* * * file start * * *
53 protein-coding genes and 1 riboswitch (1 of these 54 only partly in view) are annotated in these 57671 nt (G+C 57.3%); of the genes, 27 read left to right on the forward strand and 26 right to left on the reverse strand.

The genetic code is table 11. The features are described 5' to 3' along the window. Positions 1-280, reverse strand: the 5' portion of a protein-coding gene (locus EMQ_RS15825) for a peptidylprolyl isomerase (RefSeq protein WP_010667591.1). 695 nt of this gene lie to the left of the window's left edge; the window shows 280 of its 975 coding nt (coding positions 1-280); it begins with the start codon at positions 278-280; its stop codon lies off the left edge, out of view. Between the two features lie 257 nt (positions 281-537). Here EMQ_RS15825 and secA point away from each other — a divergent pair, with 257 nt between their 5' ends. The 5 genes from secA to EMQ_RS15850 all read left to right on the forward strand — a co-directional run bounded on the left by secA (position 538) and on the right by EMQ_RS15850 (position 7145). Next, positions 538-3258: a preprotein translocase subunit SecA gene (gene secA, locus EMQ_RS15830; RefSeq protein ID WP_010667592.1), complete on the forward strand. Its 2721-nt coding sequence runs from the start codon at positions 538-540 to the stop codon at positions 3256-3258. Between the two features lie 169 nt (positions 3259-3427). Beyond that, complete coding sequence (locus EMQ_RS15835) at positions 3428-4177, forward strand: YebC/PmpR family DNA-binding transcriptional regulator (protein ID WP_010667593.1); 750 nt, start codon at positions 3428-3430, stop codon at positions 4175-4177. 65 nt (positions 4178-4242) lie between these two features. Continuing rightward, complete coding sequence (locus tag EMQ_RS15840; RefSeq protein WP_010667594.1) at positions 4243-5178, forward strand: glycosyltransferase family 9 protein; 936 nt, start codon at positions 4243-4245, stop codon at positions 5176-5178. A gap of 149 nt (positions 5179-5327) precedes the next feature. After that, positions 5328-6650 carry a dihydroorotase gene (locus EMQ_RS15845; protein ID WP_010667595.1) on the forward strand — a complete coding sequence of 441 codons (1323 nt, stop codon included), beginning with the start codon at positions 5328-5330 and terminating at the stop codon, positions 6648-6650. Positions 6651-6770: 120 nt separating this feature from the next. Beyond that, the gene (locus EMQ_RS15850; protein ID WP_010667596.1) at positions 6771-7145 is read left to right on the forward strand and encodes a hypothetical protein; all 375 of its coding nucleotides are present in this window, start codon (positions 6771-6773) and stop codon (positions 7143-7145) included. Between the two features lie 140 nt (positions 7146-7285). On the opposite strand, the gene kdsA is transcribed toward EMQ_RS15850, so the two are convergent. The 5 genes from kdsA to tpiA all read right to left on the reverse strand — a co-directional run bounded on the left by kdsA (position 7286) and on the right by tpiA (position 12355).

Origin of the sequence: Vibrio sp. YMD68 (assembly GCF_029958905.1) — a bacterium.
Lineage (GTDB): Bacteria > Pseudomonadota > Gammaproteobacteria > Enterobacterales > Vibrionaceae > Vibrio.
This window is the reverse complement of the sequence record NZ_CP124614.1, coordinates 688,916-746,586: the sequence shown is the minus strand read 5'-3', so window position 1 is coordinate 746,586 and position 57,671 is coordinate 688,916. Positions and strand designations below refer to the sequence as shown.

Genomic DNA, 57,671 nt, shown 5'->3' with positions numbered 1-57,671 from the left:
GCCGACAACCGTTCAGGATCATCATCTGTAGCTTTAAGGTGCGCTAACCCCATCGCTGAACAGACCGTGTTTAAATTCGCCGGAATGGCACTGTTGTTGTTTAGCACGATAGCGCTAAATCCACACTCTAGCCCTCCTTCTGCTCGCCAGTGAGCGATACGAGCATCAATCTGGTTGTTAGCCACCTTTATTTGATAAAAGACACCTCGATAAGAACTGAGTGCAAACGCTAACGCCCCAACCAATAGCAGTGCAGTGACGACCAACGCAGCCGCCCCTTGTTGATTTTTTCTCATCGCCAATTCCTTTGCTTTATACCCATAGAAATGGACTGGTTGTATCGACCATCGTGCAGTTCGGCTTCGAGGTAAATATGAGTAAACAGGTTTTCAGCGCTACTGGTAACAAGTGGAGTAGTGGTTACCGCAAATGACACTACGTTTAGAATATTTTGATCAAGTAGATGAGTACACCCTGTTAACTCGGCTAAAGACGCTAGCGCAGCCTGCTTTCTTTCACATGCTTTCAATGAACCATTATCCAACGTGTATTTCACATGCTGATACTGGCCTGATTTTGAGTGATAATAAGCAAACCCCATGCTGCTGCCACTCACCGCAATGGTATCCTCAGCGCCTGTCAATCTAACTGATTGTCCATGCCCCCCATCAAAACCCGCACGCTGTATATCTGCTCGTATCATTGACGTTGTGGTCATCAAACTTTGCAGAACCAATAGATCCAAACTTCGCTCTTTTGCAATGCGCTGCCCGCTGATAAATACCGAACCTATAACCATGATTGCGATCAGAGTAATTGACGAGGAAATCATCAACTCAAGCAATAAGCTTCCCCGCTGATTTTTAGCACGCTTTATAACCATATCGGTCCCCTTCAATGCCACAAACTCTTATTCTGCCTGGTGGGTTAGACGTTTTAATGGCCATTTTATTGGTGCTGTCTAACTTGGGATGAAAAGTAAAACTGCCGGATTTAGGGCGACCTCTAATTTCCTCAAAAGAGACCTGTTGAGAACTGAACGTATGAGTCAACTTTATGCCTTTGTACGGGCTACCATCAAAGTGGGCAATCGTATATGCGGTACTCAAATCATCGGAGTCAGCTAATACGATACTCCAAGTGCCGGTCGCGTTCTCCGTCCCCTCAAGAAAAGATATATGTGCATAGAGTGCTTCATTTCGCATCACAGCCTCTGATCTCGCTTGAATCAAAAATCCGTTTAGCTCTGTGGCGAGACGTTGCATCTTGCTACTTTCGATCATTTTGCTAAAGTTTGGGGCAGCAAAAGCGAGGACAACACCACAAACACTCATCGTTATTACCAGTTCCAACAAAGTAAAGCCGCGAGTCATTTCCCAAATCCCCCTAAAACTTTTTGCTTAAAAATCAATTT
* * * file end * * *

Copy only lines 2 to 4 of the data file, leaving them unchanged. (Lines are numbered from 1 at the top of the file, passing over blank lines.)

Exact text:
The genetic code is table 11. The features are described 5' to 3' along the window. Positions 1-280, reverse strand: the 5' portion of a protein-coding gene (locus EMQ_RS15825) for a peptidylprolyl isomerase (RefSeq protein WP_010667591.1). 695 nt of this gene lie to the left of the window's left edge; the window shows 280 of its 975 coding nt (coding positions 1-280); it begins with the start codon at positions 278-280; its stop codon lies off the left edge, out of view. Between the two features lie 257 nt (positions 281-537). Here EMQ_RS15825 and secA point away from each other — a divergent pair, with 257 nt between their 5' ends. The 5 genes from secA to EMQ_RS15850 all read left to right on the forward strand — a co-directional run bounded on the left by secA (position 538) and on the right by EMQ_RS15850 (position 7145). Next, positions 538-3258: a preprotein translocase subunit SecA gene (gene secA, locus EMQ_RS15830; RefSeq protein ID WP_010667592.1), complete on the forward strand. Its 2721-nt coding sequence runs from the start codon at positions 538-540 to the stop codon at positions 3256-3258. Between the two features lie 169 nt (positions 3259-3427). Beyond that, complete coding sequence (locus EMQ_RS15835) at positions 3428-4177, forward strand: YebC/PmpR family DNA-binding transcriptional regulator (protein ID WP_010667593.1); 750 nt, start codon at positions 3428-3430, stop codon at positions 4175-4177. 65 nt (positions 4178-4242) lie between these two features. Continuing rightward, complete coding sequence (locus tag EMQ_RS15840; RefSeq protein WP_010667594.1) at positions 4243-5178, forward strand: glycosyltransferase family 9 protein; 936 nt, start codon at positions 4243-4245, stop codon at positions 5176-5178. A gap of 149 nt (positions 5179-5327) precedes the next feature. After that, positions 5328-6650 carry a dihydroorotase gene (locus EMQ_RS15845; protein ID WP_010667595.1) on the forward strand — a complete coding sequence of 441 codons (1323 nt, stop codon included), beginning with the start codon at positions 5328-5330 and terminating at the stop codon, positions 6648-6650. Positions 6651-6770: 120 nt separating this feature from the next. Beyond that, the gene (locus EMQ_RS15850; protein ID WP_010667596.1) at positions 6771-7145 is read left to right on the forward strand and encodes a hypothetical protein; all 375 of its coding nucleotides are present in this window, start codon (positions 6771-6773) and stop codon (positions 7143-7145) included. Between the two features lie 140 nt (positions 7146-7285). On the opposite strand, the gene kdsA is transcribed toward EMQ_RS15850, so the two are convergent. The 5 genes from kdsA to tpiA all read right to left on the reverse strand — a co-directional run bounded on the left by kdsA (position 7286) and on the right by tpiA (position 12355).

Origin of the sequence: Vibrio sp. YMD68 (assembly GCF_029958905.1) — a bacterium.
Lineage (GTDB): Bacteria > Pseudomonadota > Gammaproteobacteria > Enterobacterales > Vibrionaceae > Vibrio.